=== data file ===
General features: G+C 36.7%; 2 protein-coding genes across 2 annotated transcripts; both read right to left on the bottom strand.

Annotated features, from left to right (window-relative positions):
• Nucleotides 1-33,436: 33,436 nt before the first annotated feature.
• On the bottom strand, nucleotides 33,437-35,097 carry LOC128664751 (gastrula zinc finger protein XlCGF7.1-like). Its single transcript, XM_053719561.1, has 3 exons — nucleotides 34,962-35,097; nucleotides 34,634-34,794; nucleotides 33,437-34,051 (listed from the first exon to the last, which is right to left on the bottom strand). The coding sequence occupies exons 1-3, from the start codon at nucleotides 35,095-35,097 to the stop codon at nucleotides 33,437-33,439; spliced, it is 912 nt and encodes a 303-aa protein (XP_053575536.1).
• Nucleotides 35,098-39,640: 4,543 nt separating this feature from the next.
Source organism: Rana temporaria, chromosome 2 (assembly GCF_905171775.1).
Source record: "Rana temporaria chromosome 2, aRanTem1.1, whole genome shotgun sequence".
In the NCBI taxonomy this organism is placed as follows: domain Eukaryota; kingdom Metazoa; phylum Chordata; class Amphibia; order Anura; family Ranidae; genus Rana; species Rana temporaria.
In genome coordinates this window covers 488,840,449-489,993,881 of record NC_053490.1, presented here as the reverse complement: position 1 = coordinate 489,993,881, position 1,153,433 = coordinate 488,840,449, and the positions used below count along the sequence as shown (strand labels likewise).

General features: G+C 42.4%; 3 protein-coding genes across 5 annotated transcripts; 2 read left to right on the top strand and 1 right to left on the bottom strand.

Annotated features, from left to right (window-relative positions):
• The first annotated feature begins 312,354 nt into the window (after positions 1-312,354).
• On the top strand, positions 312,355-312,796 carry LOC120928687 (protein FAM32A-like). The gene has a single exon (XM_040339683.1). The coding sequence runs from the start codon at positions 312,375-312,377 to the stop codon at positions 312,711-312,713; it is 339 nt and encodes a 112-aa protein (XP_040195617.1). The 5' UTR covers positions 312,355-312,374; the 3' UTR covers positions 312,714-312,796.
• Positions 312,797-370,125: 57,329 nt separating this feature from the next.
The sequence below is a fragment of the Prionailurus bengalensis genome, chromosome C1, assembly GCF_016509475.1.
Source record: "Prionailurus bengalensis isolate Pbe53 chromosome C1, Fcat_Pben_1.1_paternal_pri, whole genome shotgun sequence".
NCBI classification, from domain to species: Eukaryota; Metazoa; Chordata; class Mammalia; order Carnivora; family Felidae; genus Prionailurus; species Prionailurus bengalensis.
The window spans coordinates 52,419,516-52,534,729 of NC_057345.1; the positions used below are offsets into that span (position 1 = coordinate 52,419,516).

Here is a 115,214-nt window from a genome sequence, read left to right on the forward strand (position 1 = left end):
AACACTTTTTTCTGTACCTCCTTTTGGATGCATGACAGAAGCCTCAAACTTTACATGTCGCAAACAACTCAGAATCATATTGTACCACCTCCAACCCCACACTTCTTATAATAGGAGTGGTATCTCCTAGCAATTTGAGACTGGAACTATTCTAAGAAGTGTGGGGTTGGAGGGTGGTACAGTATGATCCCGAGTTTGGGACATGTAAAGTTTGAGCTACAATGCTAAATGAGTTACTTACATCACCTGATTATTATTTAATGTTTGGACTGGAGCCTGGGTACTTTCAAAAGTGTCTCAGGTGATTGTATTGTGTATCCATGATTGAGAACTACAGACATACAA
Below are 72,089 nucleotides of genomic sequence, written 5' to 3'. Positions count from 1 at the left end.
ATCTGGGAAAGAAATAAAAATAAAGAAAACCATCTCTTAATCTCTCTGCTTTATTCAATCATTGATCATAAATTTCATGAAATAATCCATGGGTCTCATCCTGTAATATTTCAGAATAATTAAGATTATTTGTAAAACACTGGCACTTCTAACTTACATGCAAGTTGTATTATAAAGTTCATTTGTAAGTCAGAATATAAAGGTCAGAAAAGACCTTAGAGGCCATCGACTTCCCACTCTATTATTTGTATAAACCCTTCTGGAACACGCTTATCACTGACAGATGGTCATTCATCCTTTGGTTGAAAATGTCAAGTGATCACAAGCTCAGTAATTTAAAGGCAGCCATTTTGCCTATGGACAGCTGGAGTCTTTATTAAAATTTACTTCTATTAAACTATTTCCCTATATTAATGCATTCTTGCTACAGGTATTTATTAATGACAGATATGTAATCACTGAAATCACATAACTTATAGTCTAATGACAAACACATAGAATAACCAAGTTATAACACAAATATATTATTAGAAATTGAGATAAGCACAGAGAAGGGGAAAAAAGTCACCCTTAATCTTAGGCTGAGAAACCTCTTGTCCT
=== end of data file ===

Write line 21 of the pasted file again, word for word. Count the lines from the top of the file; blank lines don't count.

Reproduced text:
Below are 72,089 nucleotides of genomic sequence, written 5' to 3'. Positions count from 1 at the left end.